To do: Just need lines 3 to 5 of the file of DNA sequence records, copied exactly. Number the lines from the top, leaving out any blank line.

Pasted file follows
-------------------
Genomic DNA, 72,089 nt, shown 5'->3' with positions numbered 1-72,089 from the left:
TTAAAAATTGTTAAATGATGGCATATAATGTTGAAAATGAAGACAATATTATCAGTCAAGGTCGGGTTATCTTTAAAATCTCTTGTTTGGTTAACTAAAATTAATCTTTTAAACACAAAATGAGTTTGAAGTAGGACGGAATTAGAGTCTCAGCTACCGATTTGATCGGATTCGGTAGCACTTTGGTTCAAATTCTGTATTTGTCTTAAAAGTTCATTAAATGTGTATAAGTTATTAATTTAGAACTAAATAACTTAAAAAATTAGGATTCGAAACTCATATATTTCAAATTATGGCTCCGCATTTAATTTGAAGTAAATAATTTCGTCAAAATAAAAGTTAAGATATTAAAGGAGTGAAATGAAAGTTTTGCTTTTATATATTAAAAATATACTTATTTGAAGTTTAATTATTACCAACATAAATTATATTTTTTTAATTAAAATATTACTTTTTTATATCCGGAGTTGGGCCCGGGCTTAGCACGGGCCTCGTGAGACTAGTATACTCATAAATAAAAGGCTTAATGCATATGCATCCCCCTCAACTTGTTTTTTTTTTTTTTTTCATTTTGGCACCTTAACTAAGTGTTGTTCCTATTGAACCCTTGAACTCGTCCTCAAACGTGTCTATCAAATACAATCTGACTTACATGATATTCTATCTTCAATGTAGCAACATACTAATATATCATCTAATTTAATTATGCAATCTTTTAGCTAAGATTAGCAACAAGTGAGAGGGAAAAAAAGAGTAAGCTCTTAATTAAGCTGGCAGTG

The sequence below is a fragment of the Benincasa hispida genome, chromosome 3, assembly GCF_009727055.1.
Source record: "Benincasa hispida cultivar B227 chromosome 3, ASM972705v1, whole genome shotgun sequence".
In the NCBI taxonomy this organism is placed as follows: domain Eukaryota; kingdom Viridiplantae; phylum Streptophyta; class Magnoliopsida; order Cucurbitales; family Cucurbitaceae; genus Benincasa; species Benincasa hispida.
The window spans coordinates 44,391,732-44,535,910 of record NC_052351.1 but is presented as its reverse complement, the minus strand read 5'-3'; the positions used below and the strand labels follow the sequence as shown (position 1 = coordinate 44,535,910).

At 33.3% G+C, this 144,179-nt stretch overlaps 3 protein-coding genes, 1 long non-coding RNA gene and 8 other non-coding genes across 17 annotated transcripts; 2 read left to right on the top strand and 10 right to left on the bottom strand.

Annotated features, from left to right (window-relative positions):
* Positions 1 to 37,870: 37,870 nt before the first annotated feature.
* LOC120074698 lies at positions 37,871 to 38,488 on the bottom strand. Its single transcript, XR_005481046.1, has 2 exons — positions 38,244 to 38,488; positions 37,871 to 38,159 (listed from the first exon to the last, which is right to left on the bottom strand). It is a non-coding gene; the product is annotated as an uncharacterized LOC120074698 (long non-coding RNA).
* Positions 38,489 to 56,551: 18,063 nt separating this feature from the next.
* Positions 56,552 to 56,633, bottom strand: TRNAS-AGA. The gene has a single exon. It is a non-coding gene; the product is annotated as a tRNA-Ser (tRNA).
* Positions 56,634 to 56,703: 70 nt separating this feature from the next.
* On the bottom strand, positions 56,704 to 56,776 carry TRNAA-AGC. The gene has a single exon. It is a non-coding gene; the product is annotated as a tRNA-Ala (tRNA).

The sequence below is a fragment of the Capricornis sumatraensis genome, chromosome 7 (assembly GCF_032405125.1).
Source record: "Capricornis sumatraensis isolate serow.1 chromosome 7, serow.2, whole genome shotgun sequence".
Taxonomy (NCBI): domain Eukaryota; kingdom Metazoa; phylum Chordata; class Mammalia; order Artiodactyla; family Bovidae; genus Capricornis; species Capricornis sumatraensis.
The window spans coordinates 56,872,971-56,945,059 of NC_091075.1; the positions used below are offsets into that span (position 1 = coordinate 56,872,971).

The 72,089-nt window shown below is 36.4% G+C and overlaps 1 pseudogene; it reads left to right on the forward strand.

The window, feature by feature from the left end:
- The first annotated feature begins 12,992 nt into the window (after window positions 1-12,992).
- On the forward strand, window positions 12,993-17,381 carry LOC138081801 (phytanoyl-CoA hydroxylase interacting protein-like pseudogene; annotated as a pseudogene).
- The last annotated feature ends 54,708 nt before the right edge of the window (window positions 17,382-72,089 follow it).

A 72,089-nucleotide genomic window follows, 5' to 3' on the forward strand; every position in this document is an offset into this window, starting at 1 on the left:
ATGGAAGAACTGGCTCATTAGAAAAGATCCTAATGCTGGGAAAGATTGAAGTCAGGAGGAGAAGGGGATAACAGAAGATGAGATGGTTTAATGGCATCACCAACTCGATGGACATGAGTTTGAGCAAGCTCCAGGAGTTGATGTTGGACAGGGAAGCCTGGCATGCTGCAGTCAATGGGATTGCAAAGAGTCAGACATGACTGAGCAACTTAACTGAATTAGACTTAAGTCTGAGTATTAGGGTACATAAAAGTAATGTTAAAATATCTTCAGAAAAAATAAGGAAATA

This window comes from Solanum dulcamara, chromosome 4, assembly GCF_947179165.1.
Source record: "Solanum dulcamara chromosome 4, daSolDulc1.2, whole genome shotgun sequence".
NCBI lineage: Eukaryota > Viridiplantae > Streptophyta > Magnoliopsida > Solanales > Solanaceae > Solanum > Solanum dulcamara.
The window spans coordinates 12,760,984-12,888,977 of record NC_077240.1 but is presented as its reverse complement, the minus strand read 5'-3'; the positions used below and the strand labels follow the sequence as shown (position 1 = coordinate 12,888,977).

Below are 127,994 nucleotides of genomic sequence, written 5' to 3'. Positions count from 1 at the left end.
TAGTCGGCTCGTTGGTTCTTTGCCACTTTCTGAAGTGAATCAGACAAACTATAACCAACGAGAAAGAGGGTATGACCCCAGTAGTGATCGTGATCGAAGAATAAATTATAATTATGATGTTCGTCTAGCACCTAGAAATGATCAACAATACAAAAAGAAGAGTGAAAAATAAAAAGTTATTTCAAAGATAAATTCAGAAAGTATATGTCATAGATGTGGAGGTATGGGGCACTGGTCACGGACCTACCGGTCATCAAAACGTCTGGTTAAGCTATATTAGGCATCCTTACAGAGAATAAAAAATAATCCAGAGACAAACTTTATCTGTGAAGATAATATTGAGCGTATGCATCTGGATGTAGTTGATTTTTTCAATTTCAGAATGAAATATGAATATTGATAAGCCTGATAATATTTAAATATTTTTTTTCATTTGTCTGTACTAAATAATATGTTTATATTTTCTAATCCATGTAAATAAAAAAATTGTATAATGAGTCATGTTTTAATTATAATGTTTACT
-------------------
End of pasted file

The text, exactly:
The sequence below is a fragment of the Benincasa hispida genome, chromosome 3, assembly GCF_009727055.1.
Source record: "Benincasa hispida cultivar B227 chromosome 3, ASM972705v1, whole genome shotgun sequence".
In the NCBI taxonomy this organism is placed as follows: domain Eukaryota; kingdom Viridiplantae; phylum Streptophyta; class Magnoliopsida; order Cucurbitales; family Cucurbitaceae; genus Benincasa; species Benincasa hispida.